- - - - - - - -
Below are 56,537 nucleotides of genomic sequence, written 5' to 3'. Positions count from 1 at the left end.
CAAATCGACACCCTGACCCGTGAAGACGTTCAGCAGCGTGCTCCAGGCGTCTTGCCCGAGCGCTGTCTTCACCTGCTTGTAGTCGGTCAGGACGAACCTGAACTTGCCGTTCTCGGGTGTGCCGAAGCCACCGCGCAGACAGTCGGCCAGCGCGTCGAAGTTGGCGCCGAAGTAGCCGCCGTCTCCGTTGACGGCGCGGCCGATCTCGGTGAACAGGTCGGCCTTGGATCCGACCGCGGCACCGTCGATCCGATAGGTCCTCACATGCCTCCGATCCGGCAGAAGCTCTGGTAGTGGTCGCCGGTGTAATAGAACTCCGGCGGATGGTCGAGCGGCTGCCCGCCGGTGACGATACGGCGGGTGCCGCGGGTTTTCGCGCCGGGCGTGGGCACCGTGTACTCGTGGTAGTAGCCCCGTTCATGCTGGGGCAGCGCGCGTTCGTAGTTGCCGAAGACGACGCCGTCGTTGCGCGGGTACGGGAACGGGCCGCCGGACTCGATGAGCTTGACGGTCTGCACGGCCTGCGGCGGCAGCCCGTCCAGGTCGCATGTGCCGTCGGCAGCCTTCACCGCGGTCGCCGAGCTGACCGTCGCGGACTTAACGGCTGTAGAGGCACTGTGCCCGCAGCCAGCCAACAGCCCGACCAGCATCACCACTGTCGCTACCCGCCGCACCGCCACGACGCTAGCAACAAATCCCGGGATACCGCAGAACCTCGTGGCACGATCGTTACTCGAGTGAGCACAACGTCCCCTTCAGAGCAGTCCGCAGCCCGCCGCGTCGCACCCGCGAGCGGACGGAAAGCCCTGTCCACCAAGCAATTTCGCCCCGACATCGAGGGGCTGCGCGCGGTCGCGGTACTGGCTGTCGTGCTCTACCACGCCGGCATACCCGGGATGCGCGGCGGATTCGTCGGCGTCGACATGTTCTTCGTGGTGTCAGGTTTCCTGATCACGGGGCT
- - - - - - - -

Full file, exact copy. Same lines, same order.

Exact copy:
Below are 56,537 nucleotides of genomic sequence, written 5' to 3'. Positions count from 1 at the left end.
CAAATCGACACCCTGACCCGTGAAGACGTTCAGCAGCGTGCTCCAGGCGTCTTGCCCGAGCGCTGTCTTCACCTGCTTGTAGTCGGTCAGGACGAACCTGAACTTGCCGTTCTCGGGTGTGCCGAAGCCACCGCGCAGACAGTCGGCCAGCGCGTCGAAGTTGGCGCCGAAGTAGCCGCCGTCTCCGTTGACGGCGCGGCCGATCTCGGTGAACAGGTCGGCCTTGGATCCGACCGCGGCACCGTCGATCCGATAGGTCCTCACATGCCTCCGATCCGGCAGAAGCTCTGGTAGTGGTCGCCGGTGTAATAGAACTCCGGCGGATGGTCGAGCGGCTGCCCGCCGGTGACGATACGGCGGGTGCCGCGGGTTTTCGCGCCGGGCGTGGGCACCGTGTACTCGTGGTAGTAGCCCCGTTCATGCTGGGGCAGCGCGCGTTCGTAGTTGCCGAAGACGACGCCGTCGTTGCGCGGGTACGGGAACGGGCCGCCGGACTCGATGAGCTTGACGGTCTGCACGGCCTGCGGCGGCAGCCCGTCCAGGTCGCATGTGCCGTCGGCAGCCTTCACCGCGGTCGCCGAGCTGACCGTCGCGGACTTAACGGCTGTAGAGGCACTGTGCCCGCAGCCAGCCAACAGCCCGACCAGCATCACCACTGTCGCTACCCGCCGCACCGCCACGACGCTAGCAACAAATCCCGGGATACCGCAGAACCTCGTGGCACGATCGTTACTCGAGTGAGCACAACGTCCCCTTCAGAGCAGTCCGCAGCCCGCCGCGTCGCACCCGCGAGCGGACGGAAAGCCCTGTCCACCAAGCAATTTCGCCCCGACATCGAGGGGCTGCGCGCGGTCGCGGTACTGGCTGTCGTGCTCTACCACGCCGGCATACCCGGGATGCGCGGCGGATTCGTCGGCGTCGACATGTTCTTCGTGGTGTCAGGTTTCCTGATCACGGGGCT